Marijke van Warmerdam

The magic and wonder of everyday life is accentuated—and celebrated—in the work of Dutch artist Marijke van Warmerdam. Her simple subjects range from natural ephemera, like flowers, leaves, and feathers to a girl performing a handstand. In van Warmerdam’s hands, these minutiae exude a quiet beauty, and are portrayed in various mediums, including abstract photography, video, installation, and sculpture. Van Warmerdam is perhaps best known for her short films, in which, for example, the looped imagery of falling milk drops elude traditional narrative structure, achieving instead for an associative, hypnotic effect.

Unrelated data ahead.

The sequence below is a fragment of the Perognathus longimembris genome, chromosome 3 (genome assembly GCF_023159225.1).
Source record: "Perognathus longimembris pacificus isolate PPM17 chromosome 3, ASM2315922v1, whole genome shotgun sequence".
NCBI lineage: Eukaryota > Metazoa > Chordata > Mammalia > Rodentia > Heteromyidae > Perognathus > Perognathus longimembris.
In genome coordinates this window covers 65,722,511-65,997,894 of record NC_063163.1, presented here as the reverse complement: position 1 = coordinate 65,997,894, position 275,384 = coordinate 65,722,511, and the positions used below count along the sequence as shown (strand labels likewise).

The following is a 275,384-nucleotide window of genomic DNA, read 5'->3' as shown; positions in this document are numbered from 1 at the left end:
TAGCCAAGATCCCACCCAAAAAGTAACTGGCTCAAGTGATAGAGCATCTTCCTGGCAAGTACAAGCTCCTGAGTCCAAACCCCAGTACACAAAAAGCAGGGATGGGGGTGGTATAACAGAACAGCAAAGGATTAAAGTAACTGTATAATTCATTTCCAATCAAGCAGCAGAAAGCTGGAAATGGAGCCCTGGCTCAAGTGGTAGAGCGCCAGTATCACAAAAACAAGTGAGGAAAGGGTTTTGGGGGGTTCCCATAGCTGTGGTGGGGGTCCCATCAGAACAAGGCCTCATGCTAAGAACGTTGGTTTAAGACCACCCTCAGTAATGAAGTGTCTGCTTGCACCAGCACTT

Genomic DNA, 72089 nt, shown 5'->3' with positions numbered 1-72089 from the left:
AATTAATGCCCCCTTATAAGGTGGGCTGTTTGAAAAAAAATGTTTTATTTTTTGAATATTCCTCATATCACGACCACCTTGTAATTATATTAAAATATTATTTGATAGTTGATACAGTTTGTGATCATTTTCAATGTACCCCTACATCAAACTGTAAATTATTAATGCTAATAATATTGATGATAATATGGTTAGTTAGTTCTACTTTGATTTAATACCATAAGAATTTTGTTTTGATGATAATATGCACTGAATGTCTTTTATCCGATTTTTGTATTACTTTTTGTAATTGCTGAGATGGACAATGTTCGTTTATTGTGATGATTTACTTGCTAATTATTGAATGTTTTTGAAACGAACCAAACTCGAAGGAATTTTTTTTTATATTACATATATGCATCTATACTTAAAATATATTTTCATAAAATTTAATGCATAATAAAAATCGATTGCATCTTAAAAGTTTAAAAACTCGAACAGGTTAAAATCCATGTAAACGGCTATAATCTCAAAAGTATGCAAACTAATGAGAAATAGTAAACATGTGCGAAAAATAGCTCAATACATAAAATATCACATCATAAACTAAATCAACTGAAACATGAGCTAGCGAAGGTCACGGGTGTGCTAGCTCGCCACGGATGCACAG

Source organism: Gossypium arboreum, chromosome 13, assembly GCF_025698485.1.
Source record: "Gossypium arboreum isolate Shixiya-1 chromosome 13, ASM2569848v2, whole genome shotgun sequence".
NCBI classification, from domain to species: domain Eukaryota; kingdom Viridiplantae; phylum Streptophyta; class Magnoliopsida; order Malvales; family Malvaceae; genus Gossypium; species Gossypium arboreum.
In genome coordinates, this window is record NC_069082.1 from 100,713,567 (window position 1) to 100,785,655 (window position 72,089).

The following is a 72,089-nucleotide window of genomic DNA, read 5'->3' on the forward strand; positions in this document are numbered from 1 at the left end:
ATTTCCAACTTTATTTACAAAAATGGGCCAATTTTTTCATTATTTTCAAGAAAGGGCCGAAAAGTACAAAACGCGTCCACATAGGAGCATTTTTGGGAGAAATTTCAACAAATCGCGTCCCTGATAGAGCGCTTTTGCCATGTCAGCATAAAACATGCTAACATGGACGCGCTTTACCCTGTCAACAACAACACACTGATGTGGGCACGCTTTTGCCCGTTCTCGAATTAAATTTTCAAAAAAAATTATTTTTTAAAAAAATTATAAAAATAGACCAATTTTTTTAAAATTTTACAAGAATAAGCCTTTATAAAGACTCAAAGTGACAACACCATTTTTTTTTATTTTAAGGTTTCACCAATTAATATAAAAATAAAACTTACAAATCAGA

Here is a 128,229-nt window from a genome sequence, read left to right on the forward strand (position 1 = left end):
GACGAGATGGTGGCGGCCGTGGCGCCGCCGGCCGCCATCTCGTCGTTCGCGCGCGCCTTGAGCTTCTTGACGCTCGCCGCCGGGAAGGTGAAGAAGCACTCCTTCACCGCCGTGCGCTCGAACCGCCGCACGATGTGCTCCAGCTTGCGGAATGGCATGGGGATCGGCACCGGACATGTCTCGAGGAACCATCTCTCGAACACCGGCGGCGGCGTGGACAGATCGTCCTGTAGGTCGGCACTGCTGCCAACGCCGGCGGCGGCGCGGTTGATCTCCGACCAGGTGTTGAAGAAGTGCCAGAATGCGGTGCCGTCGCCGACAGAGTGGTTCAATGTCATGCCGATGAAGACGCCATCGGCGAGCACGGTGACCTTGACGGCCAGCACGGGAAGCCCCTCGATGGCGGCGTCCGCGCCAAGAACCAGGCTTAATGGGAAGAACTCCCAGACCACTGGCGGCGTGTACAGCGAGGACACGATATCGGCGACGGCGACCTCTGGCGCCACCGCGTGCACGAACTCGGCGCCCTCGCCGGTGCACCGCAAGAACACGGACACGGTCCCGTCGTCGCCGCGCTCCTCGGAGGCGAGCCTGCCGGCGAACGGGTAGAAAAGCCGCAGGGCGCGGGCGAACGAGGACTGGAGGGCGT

Van Warmerdam first gained global acclaim for her contribution to the 1995 Venice Biennale. Since then, she has been the subject of numerous solo shows, most notably at the Musée Art Contemporain in Marseille, the Museum Boijman van Beuningen in Rotterdam, the Museum of Modern Art in Oslo, and Boston’s Institute of Contemporary Art. She has also exhibited at the Sydney, Berlin, and Gwangju Biennials, as well as the Museum of Contemporary Art in Tokyo, the Centre George Pompidou in Paris, the DIA Art Foundation in New York, and the Stedelijk in Amsterdam, among others.